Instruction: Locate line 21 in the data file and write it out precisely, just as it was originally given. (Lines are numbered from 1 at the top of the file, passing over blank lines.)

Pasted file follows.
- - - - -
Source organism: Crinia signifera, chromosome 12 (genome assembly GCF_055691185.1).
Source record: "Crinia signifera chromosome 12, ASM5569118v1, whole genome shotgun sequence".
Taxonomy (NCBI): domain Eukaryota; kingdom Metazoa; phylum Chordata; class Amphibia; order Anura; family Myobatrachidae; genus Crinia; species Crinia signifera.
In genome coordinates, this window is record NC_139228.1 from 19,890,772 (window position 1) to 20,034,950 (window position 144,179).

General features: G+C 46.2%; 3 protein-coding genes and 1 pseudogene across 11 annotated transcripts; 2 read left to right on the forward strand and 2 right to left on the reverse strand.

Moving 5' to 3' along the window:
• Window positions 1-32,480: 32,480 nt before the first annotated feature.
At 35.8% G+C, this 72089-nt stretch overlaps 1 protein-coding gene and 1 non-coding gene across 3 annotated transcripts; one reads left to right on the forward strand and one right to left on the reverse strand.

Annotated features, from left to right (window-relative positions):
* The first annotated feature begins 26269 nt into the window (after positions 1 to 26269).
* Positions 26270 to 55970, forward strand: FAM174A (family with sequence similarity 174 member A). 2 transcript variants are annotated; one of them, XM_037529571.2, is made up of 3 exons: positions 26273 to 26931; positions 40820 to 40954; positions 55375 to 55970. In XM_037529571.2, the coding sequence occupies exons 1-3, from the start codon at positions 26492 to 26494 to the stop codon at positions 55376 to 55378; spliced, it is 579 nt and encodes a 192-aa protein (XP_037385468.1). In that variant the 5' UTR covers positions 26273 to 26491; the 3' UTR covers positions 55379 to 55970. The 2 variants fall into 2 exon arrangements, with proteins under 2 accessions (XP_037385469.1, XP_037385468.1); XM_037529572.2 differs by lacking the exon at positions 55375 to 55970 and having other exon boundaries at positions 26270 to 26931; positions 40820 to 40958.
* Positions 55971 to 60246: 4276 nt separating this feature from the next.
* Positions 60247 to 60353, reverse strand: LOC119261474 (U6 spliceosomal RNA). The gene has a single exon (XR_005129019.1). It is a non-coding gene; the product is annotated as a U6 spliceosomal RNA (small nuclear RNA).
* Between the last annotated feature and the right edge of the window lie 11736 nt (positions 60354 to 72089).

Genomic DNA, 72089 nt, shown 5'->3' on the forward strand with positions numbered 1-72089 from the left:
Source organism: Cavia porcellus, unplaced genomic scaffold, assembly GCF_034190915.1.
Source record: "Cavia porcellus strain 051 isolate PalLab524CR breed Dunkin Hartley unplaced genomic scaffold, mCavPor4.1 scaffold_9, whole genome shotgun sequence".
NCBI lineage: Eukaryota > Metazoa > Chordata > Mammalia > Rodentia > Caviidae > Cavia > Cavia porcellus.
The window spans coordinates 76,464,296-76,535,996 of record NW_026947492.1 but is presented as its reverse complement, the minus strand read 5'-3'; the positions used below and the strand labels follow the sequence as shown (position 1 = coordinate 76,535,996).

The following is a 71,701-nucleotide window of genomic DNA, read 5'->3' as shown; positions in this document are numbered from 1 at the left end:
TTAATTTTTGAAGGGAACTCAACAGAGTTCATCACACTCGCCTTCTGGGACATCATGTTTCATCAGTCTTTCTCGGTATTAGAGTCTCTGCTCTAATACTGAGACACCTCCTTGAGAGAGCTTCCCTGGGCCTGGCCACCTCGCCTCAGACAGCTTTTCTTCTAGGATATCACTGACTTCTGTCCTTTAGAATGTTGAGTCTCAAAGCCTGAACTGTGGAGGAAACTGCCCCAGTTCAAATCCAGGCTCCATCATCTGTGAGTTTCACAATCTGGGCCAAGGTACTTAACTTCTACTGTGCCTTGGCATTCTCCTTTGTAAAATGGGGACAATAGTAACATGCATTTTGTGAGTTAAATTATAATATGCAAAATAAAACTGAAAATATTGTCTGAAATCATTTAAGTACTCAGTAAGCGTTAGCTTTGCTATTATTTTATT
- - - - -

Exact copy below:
TTAATTTTTGAAGGGAACTCAACAGAGTTCATCACACTCGCCTTCTGGGACATCATGTTTCATCAGTCTTTCTCGGTATTAGAGTCTCTGCTCTAATACTGAGACACCTCCTTGAGAGAGCTTCCCTGGGCCTGGCCACCTCGCCTCAGACAGCTTTTCTTCTAGGATATCACTGACTTCTGTCCTTTAGAATGTTGAGTCTCAAAGCCTGAACTGTGGAGGAAACTGCCCCAGTTCAAATCCAGGCTCCATCATCTGTGAGTTTCACAATCTGGGCCAAGGTACTTAACTTCTACTGTGCCTTGGCATTCTCCTTTGTAAAATGGGGACAATAGTAACATGCATTTTGTGAGTTAAATTATAATATGCAAAATAAAACTGAAAATATTGTCTGAAATCATTTAAGTACTCAGTAAGCGTTAGCTTTGCTATTATTTTATT